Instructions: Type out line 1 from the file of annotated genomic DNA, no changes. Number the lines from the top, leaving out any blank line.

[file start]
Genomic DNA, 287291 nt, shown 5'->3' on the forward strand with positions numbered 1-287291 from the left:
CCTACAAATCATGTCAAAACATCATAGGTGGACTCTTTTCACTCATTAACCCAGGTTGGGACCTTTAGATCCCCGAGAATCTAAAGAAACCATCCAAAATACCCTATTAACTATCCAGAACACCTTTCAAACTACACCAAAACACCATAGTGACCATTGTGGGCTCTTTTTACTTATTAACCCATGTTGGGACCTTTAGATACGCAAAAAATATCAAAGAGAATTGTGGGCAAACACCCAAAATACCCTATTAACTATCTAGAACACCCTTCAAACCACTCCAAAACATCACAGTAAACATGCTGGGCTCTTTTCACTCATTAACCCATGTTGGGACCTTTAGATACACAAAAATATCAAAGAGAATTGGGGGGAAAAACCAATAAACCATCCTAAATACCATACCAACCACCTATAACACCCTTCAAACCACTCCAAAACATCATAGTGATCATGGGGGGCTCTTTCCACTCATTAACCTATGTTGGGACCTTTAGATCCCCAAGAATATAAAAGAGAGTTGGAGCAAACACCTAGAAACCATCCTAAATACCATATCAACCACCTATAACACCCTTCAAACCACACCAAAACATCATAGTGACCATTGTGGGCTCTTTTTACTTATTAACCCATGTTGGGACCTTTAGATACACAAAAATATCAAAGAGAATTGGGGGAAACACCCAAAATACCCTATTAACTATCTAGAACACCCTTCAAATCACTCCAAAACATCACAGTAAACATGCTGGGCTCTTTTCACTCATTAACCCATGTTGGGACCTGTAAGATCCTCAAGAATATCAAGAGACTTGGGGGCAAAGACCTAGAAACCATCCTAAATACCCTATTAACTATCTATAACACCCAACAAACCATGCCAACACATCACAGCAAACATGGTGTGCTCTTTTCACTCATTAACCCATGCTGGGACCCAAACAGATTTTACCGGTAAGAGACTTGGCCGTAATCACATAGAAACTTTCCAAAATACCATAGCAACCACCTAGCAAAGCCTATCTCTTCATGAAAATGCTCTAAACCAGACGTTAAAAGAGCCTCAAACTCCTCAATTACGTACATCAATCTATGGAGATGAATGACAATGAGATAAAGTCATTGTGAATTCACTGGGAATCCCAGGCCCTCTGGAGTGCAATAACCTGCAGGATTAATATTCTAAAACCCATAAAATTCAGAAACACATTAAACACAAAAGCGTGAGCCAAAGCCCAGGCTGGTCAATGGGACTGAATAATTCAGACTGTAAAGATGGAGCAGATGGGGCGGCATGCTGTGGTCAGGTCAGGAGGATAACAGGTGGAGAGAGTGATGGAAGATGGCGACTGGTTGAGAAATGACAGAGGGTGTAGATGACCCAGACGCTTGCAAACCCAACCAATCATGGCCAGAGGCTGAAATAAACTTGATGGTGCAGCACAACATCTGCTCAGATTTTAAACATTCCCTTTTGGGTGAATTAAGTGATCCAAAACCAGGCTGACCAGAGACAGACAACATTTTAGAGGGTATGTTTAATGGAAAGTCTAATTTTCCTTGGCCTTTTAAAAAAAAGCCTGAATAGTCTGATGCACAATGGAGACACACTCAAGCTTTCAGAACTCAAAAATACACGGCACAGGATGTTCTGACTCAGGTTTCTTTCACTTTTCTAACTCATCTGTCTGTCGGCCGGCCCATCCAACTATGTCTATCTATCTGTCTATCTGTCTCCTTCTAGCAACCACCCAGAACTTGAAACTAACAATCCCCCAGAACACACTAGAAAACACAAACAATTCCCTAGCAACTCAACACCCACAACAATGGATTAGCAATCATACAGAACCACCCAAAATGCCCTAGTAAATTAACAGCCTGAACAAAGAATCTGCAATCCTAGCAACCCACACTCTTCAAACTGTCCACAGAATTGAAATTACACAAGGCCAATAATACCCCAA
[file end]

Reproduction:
Genomic DNA, 287291 nt, shown 5'->3' on the forward strand with positions numbered 1-287291 from the left: